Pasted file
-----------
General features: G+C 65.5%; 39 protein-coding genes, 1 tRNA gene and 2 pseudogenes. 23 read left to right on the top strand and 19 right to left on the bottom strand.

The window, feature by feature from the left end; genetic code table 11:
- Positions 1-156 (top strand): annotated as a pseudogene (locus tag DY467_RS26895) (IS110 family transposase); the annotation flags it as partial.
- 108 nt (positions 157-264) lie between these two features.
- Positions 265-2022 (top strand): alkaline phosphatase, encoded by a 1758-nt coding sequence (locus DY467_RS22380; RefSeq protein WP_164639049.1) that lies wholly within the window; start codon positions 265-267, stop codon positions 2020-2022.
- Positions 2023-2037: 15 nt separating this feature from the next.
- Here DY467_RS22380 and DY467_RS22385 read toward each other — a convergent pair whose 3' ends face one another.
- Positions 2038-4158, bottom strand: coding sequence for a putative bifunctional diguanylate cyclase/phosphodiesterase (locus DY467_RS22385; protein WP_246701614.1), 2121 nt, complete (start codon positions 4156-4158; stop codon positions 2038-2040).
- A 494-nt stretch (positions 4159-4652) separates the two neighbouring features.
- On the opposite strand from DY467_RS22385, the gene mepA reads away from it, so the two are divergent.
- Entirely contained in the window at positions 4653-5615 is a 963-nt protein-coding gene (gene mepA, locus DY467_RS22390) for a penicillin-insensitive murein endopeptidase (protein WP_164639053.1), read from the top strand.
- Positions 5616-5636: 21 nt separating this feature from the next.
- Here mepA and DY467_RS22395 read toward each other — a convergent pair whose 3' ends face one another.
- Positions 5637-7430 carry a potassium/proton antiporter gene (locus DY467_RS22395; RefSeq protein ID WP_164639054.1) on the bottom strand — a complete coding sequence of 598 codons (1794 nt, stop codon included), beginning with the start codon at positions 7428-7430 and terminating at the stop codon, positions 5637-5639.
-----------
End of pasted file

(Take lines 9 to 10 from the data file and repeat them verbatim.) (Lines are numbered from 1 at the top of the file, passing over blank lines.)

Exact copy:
- A 494-nt stretch (positions 4159-4652) separates the two neighbouring features.
- On the opposite strand from DY467_RS22385, the gene mepA reads away from it, so the two are divergent.